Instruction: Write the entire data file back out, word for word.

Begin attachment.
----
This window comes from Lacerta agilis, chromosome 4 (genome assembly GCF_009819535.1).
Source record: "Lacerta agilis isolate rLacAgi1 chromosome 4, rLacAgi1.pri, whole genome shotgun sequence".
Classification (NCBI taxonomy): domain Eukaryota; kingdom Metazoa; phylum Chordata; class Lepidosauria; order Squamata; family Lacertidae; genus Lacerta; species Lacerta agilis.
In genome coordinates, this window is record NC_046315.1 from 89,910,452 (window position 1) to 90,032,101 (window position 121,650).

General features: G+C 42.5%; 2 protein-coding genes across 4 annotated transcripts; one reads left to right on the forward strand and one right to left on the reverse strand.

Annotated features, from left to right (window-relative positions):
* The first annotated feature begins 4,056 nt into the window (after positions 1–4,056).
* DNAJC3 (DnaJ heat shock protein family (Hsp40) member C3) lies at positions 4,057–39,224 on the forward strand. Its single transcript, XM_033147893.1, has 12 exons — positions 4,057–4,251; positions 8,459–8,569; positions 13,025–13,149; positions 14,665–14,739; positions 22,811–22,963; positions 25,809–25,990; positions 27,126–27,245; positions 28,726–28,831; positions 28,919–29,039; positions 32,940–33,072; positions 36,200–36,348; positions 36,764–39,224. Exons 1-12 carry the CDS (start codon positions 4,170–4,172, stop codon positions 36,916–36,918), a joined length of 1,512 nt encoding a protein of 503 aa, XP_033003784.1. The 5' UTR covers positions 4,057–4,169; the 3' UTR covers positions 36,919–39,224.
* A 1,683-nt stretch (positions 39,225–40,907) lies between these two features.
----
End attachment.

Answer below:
This window comes from Lacerta agilis, chromosome 4 (genome assembly GCF_009819535.1).
Source record: "Lacerta agilis isolate rLacAgi1 chromosome 4, rLacAgi1.pri, whole genome shotgun sequence".
Classification (NCBI taxonomy): domain Eukaryota; kingdom Metazoa; phylum Chordata; class Lepidosauria; order Squamata; family Lacertidae; genus Lacerta; species Lacerta agilis.
In genome coordinates, this window is record NC_046315.1 from 89,910,452 (window position 1) to 90,032,101 (window position 121,650).

General features: G+C 42.5%; 2 protein-coding genes across 4 annotated transcripts; one reads left to right on the forward strand and one right to left on the reverse strand.

Annotated features, from left to right (window-relative positions):
* The first annotated feature begins 4,056 nt into the window (after positions 1–4,056).
* DNAJC3 (DnaJ heat shock protein family (Hsp40) member C3) lies at positions 4,057–39,224 on the forward strand. Its single transcript, XM_033147893.1, has 12 exons — positions 4,057–4,251; positions 8,459–8,569; positions 13,025–13,149; positions 14,665–14,739; positions 22,811–22,963; positions 25,809–25,990; positions 27,126–27,245; positions 28,726–28,831; positions 28,919–29,039; positions 32,940–33,072; positions 36,200–36,348; positions 36,764–39,224. Exons 1-12 carry the CDS (start codon positions 4,170–4,172, stop codon positions 36,916–36,918), a joined length of 1,512 nt encoding a protein of 503 aa, XP_033003784.1. The 5' UTR covers positions 4,057–4,169; the 3' UTR covers positions 36,919–39,224.
* A 1,683-nt stretch (positions 39,225–40,907) lies between these two features.